And then there is Freya’s sexuality, which is set up as the animating mystery of the novel, but is laid out quite clearly before we’re a dozen pages in. She meets Nancy Holdaway during the VE celebrations and the attraction is instant, though also unspeakable (a critical plot point hinges on the repression of homosexuality in 1950s Britain). The will-they-won’t-they dance extends through the book, but it’s hard going waiting for the characters to acknow­ledge something that is perfectly obvious to the reader for several hundred pages. It’s not as if Freya is a fretful naif, either. She takes sexual opportunity at an easy clip, and we learn later that she had flirtations with women during the war. Why become coy in this one instance?

Nor is she otherwise a reserved or taciturn character. Forging a career in journalism as a woman demands that she battle at every step, whether she would like to or not. “But I don’t want to fight,” she says, later on in the narrative, “I only want to be given the same.” However, she rarely backs away from confrontation. At times her tenacity is inexplicable. In one scene, she is about to pull off a decisive bargain with a figure from the underworld when she defies the middleman’s warnings and launches into a denunciation of her criminal companion’s morals, inevitably trashing the deal. It’s hard to swallow, and makes it harder still to imagine her keeping her counsel about the great love of her life.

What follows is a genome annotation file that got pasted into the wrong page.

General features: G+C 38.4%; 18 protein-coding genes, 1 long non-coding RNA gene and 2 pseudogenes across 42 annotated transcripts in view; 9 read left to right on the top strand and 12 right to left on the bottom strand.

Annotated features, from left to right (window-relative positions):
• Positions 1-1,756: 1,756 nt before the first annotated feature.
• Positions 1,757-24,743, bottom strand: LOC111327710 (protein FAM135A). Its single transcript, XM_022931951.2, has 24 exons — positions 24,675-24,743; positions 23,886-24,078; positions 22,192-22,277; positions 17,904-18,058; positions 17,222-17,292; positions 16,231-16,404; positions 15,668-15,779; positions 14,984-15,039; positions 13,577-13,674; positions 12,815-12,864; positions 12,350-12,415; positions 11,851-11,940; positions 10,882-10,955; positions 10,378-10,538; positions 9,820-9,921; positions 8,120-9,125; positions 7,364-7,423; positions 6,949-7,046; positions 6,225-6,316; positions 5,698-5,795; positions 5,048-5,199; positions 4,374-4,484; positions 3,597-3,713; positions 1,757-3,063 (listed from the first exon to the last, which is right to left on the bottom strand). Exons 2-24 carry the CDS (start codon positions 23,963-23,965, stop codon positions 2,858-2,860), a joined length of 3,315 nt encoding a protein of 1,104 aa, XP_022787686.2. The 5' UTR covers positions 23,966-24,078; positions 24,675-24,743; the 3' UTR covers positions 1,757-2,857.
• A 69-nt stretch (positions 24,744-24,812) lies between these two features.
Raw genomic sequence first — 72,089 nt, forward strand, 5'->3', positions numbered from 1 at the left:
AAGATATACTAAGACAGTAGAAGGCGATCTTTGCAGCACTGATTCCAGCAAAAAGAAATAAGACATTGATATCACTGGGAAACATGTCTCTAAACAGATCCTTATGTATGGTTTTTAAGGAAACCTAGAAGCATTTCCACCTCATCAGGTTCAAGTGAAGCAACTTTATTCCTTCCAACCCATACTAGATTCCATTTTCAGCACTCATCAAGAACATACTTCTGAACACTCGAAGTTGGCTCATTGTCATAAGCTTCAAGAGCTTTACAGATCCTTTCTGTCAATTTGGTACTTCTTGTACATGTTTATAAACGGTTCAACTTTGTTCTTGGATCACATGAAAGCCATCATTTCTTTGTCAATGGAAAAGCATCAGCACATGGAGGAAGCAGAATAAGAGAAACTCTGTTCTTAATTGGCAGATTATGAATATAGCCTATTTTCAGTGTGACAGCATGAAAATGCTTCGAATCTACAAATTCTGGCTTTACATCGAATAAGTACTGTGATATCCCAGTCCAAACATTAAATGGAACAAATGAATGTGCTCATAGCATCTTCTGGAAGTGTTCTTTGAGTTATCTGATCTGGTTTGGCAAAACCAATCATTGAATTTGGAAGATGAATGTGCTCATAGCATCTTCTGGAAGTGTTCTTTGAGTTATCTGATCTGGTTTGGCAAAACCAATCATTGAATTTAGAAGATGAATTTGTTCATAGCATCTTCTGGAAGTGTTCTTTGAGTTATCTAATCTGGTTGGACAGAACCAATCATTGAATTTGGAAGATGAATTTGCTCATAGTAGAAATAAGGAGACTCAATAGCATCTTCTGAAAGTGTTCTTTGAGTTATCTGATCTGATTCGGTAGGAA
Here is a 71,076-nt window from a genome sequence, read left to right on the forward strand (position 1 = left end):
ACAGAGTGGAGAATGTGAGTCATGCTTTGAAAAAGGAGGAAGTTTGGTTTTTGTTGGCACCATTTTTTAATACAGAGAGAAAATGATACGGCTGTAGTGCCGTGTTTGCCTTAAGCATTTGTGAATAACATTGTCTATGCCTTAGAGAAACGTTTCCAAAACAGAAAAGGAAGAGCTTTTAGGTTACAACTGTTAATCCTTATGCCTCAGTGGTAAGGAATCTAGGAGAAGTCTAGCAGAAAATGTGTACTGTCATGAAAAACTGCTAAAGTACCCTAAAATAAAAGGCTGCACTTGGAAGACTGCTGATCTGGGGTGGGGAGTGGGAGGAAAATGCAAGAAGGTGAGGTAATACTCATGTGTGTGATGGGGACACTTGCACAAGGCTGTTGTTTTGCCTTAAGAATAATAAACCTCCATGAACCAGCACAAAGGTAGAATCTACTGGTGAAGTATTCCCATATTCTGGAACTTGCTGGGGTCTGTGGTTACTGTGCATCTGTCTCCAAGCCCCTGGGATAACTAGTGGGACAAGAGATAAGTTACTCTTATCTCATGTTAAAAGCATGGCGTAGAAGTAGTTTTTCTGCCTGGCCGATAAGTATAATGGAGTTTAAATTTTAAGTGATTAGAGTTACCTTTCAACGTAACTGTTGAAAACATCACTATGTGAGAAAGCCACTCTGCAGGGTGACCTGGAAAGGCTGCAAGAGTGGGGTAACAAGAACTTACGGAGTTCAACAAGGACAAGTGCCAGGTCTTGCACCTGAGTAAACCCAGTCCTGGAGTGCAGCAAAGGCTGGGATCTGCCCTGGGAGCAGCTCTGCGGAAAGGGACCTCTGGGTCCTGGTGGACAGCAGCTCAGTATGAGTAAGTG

When the plot at last springs to life, in the final third, there is almost too much to get through. Quinn introduces several new characters and a whole mystery element, all in the last 150 pages, with the romance still to be resolved besides. After the languorous pace so far, it’s an abrupt and not quite successful switch. Quinn hasn’t got the Sarah Waters trick of mixing sexual repression with a potboiling historical plot, nor Waters’s gift for scenes of disarming literary filth. (Freya announcing that “she finger-fucked me till I came” is unlikely to join ­Fingersmith’s “You pearl!” in the fantasy lives of the bookish.) Freya is a novel about intimacy and honesty, where telling the truth is paramount; but it doesn’t seem to know its own heroine well enough to bring us truly close to her.

Sarah Ditum is a journalist who writes regularly for the Guardian, New Statesman and others. Her website is here.

This article first appeared in the 28 April 2016 issue of the New Statesman, The new fascism